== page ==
Seven Up
Janet Evanovich
373 pages
published in 2001

If you look around this booklog, you'll see that quite a bit of my reading was suggested by Sandra, and yes, this is another book she recommended. Despite this however, our reading tastes only overlap in part. For example, I read far more science fiction and fantasy books then she does --in fact, she doesn't even like most fantasy. She on the other hand reads far more murders then I do. My tastes in crime/detective fiction are quite old fashioned. I like the classic cozy murder mystery and can't stand modern psychological thriller writers like e.g. either of the Kellermans. As for serial killers, they just bore me. I don't like those endles series of hardboiled female detectives, usually written by hardboiled female authors either, especialy when they have cutesy titles.

Which is exactly the case here. Cutesy title: check. Hardboiled female author: check. Hardboiled female detective as main character: check. Part of a series: check. So why would I ever read it?

Because Sandra kept laughing out loud while reading this. Seven Up is hilarious in a nicely vulgar way. Set in Trenton, New Jersey, all the characters look like they stepped off the set of The Sopranos. Not that they're mafia; they're the people who went to school with the mafia, hardworking working class families, cops and small time hoods. The Burg may have a lot of criminals living there, they're always careful to do their crimes elsewhere --for the most part.

Stephanie Plum is a bounty hunter for her cousin, the bail bondsman. When she gets an assignment to bring back Eddie DeChooch, chargd with smugglinh cigarettes, she didn't figure it would be difficult. After all, he's about as old as her grandmother --in fact, he's dating her grandmother. Granted, he has tried to kill people in the past, but the last time he did, he emptied a clip in a washin boards: his eyes don't work too good anymore...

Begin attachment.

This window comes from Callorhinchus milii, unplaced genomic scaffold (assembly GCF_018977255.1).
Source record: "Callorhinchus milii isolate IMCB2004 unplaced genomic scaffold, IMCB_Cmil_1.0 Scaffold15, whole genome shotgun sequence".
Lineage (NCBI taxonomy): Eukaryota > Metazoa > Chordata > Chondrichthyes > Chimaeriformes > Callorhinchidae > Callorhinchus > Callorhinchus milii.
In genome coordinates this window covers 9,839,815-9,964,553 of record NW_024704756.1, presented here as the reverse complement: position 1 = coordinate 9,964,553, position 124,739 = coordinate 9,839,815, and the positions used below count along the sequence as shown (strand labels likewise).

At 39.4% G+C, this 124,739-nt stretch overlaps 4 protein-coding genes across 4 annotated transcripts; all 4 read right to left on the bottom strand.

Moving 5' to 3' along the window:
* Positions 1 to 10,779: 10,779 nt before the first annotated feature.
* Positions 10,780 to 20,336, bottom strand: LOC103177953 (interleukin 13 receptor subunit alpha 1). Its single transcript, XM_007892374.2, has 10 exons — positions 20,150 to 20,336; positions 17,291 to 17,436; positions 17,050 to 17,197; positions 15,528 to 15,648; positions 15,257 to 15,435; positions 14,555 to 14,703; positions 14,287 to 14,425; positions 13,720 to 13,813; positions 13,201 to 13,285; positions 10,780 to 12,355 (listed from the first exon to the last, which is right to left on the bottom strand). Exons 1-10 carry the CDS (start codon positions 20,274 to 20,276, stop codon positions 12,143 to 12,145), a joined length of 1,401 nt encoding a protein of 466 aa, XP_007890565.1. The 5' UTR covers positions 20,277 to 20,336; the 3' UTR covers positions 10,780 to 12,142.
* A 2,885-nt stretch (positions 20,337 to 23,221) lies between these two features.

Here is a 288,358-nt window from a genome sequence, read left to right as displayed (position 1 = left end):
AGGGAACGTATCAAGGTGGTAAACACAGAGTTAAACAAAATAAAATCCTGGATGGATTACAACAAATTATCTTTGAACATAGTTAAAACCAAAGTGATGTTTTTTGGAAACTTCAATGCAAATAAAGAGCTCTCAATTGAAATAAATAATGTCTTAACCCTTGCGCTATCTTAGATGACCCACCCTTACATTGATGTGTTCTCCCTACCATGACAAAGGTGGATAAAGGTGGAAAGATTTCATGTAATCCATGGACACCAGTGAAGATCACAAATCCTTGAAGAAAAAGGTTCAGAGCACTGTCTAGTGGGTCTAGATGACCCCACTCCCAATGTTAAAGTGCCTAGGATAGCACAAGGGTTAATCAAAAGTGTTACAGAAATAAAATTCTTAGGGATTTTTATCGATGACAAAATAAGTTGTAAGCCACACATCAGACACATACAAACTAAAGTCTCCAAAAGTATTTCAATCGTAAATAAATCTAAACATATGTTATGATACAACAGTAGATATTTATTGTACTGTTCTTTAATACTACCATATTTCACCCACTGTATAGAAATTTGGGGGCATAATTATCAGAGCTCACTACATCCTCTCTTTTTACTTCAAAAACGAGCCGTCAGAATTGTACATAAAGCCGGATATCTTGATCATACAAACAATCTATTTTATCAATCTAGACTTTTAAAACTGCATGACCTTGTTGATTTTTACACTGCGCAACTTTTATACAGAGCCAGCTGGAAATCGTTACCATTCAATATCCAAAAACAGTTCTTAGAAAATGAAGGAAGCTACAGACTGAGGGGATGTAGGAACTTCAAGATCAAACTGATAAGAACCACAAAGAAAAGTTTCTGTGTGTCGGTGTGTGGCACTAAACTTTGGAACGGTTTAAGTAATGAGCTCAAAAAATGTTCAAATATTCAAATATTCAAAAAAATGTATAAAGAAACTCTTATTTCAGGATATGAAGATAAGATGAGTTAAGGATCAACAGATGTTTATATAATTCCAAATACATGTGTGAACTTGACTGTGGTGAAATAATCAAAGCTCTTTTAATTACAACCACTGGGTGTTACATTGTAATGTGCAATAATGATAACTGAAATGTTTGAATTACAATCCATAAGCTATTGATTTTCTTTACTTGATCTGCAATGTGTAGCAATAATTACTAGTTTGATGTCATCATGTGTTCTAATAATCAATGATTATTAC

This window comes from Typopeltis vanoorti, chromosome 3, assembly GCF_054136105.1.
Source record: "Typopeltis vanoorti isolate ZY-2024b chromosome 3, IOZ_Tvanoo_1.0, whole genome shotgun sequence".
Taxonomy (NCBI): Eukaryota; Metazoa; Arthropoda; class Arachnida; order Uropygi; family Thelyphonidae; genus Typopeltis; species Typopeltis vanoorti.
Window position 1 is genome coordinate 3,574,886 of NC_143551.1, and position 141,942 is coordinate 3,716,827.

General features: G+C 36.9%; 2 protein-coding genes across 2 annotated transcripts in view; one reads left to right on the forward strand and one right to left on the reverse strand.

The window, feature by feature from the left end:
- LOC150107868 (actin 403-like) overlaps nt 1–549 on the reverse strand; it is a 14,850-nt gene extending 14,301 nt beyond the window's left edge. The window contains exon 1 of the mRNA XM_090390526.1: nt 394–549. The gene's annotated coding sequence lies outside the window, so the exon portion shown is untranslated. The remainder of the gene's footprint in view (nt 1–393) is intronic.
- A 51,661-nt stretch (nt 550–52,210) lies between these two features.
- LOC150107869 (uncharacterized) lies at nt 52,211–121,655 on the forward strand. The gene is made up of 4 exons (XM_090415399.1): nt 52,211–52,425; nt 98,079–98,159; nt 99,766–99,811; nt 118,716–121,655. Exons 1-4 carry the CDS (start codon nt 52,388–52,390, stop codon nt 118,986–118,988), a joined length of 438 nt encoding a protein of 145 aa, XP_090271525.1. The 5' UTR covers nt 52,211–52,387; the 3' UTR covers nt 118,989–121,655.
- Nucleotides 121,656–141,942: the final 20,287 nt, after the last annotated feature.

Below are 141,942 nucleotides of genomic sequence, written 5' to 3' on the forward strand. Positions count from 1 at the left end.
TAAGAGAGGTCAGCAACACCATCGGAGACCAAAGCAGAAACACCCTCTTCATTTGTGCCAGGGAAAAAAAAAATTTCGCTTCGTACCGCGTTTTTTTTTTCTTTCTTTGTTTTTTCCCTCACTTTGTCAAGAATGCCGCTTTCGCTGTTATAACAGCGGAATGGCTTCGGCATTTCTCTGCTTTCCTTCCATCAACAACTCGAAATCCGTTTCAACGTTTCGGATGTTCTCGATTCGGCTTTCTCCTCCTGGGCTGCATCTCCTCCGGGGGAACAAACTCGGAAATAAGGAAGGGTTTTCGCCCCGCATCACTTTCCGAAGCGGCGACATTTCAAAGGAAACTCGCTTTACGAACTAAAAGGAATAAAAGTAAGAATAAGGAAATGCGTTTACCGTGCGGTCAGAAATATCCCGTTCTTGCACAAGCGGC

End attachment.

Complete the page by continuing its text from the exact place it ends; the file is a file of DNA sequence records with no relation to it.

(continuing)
Even so, with all his handicaps he still manages to give Stephanie the slip and when she goes and look for him, she stumbles over a corpse Eddie did manage to kill... Things go downhill from there and her family, well her mother really are not pleased with how she behaves: why couldn't she be more like her perfect sister, Valerie, happily married with children in California.

This is not a book you read for the plot, which is just another variation on the old "hardboiled detective struggles against the od to solve the crime, in spite of her shortcomings". You read for the humour, especially for the dialogue, a sample of which I've quoted below.

'I hear that's the modern way of doing things,' Grandma said. 'I don't see nothing wrong with it myself. If I wanted to shack up with a man I'd just go ahead and do it. What's a silly piece of paper means anyways? In fact, I would have shacked up with Eddie DeChooch, but his penis don't work.'

'Jesus Christ,' my father said.

'Not that I'm only interested in a man for his penis,' Grandma added. 'It's just that Eddie and me only had a physical attraction. When it came to talking we didn't have too much to say.'

My mother was making motions like she was stabbing herself in her chest. 'Just kill me,' she said. 'It would be easier.'

'It's the change,' Grandma whispered to Joe and me.

'It's not the change,' my mother shrieked. 'It's you! You make me crazy!' She pointer her finger at my father. 'And you make me crazy! And you, too,' she said, glaring at me. 'You all make me crazy. Just once I'd like to have a dinner without talk about private parts, and aliens, and shooting. And I want grandchildren at this table. I want them here next year, and I want them here legally. You think I'm going to last forever? Pretty soon I'll be dead and then you'll be sorry.'

Everyone sat slack-jawed and paralyzed. No one said anything for a full sixty seconds.

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Webpage created 08-01-2003, last updated 12-01-2003
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